PTSD is a common disorder among people who have experienced trauma. However, it’s a condition that many people are not familiar with; it’s surrounded by stigmas and misconceptions. Here’s what you need to know about PTSD and how it can affect everyday life.
What Is PTSD?
PTSD is short for Posttraumatic Stress Disorder, and according to the American Psychiatric Association, it’s a psychiatric disorder that can occur in people who have experienced or witnessed a traumatic event. Types of trauma that can result in PTSD include, but are not limited to:
- Natural disasters
- Serious accidents
- War, combat, torture
- Sexual or physical assault
- Medical trauma
Many people are most familiar with PTSD as it pertains to veterans, and it’s true that many soldiers return home with PTSD because of the things they experienced on the battlefield. However, PTSD can affect anyone, regardless of whether they’re in the military, and regardless of ethnicity, culture, age, or nationality. The American Psychiatric Association states that one in 11 people will be diagnosed with the condition in their lifetime, and that women are twice as likely as men to have PTSD.
Not everyone who experiences a traumatic event will be diagnosed with PTSD. Instead, PTSD develops in about one in three people who experience a severe type of trauma.
How Does PTSD Affect People?
Daily life with PTSD can be a struggle. People with PTSD often struggle with depression and anxiety, too; for instance, a woman who experienced a sexual assault may have intense anxiety when she is around men or when she goes to the part of town where it happened. Individuals with PTSD tend to avoid reminders of the trauma they experienced – whether that means simply not talking about their past or going far out of their way to avoid people, activities, and places that might bring up bad memories.
Other symptoms of PTSD include flashbacks, which are intrusive thoughts that bring up unwanted and distressing memories. PTSD also might cause negative thoughts such as “I can’t trust anybody; I’m alone in the world” and can also result in lots of anger in addition to trouble sleeping. All of these issues make daily life difficult.
How Does PTSD Affect Family and Friends?
In most cases, it’s not just one person who is affected by PTSD; friends and family members will feel the effects, too. One study showed that Vietnam veterans have more marital problems and family violence; their partners are more distressed, and their children have more behavior problems than the partners and families of veterans who don’t have PTSD.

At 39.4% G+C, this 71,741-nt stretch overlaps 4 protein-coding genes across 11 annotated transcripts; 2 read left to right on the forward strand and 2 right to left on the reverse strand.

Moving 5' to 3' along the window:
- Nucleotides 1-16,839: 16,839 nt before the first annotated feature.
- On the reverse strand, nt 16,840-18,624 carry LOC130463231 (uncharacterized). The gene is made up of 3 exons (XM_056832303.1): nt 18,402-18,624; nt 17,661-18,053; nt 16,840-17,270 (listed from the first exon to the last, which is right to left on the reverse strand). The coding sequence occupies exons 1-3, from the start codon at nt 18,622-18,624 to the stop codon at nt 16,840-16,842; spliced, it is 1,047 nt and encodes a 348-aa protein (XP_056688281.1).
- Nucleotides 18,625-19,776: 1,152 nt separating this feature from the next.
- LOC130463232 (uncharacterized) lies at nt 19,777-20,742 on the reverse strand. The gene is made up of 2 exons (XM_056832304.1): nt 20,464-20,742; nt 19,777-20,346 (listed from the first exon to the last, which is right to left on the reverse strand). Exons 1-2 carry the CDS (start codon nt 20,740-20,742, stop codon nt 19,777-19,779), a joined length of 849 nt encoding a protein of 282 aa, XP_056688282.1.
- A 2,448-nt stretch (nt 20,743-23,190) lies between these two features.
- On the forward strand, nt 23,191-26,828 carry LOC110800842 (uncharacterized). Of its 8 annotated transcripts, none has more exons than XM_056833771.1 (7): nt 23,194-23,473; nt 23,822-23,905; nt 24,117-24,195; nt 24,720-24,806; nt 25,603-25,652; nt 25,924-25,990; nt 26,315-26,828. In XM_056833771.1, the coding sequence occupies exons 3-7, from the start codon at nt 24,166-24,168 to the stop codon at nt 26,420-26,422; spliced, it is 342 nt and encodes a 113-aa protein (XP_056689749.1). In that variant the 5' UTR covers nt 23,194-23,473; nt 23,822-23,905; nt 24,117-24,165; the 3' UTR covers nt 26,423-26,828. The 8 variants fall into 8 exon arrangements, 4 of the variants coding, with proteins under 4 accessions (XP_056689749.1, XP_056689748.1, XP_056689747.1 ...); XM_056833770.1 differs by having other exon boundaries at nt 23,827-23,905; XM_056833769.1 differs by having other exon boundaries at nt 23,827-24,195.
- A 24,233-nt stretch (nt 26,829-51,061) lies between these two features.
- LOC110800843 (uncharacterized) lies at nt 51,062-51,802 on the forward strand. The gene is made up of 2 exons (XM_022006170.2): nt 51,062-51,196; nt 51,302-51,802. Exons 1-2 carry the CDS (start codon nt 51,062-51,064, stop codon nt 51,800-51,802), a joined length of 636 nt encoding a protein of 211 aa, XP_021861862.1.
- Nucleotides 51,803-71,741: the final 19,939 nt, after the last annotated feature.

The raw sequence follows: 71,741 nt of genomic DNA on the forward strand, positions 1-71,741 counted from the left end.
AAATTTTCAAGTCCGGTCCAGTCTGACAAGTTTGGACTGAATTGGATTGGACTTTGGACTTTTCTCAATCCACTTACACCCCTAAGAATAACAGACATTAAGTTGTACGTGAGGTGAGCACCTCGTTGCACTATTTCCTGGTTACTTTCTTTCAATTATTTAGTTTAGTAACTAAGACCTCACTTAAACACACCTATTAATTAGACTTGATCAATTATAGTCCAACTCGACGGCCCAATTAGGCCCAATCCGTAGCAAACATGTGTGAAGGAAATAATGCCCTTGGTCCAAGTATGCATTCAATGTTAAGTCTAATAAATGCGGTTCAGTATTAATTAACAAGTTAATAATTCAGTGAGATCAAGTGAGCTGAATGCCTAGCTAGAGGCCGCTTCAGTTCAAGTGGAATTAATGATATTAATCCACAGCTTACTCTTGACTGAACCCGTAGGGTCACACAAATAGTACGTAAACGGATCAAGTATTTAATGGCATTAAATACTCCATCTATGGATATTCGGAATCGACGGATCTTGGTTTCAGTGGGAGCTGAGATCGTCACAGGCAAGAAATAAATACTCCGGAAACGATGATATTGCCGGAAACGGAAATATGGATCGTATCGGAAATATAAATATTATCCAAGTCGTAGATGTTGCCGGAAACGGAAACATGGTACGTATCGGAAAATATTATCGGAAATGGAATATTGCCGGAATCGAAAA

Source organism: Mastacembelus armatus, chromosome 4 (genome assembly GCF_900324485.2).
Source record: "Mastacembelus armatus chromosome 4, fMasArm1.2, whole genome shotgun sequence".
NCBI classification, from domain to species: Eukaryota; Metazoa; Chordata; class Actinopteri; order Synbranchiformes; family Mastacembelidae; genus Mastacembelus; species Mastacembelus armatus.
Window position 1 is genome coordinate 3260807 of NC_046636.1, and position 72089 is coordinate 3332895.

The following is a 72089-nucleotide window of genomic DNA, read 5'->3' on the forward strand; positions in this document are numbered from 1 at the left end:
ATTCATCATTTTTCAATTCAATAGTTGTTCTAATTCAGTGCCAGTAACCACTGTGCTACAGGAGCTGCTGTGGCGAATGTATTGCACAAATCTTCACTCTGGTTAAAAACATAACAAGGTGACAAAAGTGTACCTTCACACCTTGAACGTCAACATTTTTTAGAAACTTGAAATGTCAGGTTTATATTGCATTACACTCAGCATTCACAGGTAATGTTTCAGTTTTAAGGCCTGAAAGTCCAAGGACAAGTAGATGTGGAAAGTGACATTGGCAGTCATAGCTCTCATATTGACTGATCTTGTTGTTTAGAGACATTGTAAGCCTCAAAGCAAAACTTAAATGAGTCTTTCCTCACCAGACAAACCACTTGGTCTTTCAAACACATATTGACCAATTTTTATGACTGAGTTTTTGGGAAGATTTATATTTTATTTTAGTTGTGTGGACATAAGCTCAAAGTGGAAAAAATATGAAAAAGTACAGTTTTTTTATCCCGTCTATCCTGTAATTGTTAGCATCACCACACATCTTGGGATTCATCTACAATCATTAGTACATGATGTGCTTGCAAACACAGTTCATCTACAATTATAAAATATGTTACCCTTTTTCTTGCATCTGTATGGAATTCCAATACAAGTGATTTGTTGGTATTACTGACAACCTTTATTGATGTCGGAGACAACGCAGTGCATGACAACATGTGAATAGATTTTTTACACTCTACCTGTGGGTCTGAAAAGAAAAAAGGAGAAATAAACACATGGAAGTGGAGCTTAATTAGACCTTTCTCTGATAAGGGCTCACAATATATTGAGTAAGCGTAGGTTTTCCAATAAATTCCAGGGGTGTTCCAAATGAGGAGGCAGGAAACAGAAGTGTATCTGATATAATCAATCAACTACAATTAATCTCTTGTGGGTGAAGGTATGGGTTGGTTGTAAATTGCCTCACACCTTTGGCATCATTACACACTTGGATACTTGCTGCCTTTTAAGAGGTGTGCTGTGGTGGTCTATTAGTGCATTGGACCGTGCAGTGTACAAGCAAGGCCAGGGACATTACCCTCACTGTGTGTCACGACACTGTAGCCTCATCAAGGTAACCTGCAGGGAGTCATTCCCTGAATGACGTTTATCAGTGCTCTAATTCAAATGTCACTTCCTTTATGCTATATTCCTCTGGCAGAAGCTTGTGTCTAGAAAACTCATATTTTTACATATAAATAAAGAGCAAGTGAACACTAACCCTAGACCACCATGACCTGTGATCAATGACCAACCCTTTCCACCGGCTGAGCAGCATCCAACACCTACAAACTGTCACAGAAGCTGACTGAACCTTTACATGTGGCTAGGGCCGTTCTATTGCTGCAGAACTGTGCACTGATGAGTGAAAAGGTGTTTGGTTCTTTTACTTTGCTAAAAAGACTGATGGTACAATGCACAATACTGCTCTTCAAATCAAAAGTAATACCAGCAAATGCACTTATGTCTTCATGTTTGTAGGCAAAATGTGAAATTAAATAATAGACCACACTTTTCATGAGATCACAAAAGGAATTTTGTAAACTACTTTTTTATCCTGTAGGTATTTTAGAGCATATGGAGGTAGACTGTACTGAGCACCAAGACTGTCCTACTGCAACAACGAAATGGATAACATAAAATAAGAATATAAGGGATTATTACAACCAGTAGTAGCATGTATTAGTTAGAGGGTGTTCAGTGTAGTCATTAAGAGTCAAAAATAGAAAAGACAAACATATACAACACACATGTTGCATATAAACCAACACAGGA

The anger, detachment, and other emotions caused by PTSD can make someone hard to live with. Family members and friends want to help their loved one who has PTSD, but are often not sure how; after all, they can’t understand what that person has gone through.
How Can Friends and Family Help?
One of the most important things PTSD patients plus their friends and family members can do is to familiarize themselves with the condition. Understanding things like avoidance, dissociation, and hyperarousal can make a big difference in day-to-day life. For instance, a husband may feel as if his wife is ignoring him when she’s unable to follow the conversation, when really she might be hyperaroused or was suddenly triggered and experienced a flashback.
Patients and family members can work together to identify and understand a patient’s triggers. That can help everyone avoid a situation that might not turn out well. Group counseling may also help families that are struggling due to PTSD.
Can An Emotional Support Animal Help?
Yes – an emotional support animal can absolutely improve the life of someone with PTSD. Dogs can tell when their owner is being overwhelmed, and they have an uncanny way of making their humans smile. Dogs are also a good way to combat feelings of detachment, as they need lots of love – and unlike humans, dogs won’t criticize or judge someone with PTSD and related symptoms. Also, dogs simply provide a reason to get up in the morning; they have to be fed, taken care of, and walked. For someone who may struggle to function day-to-day, taking care of an ESA dog can help create a routine and a reason to get out of bed.
PTSD dogs can be emotional support animals or full-fledged service dogs. Emotional support animals simply provide comfort, which can be much-needed for someone with PTSD. However, if an individual with PTSD needs something more, they can also partner with a service dog, who is trained to perform specific tasks (such as recognizing a dissociative episode and applying gentle teeth pressure to the forearm, or searching a room for someone who is hyper-vigilant). PTSD is a difficult condition to deal with, but an ESA dog can help.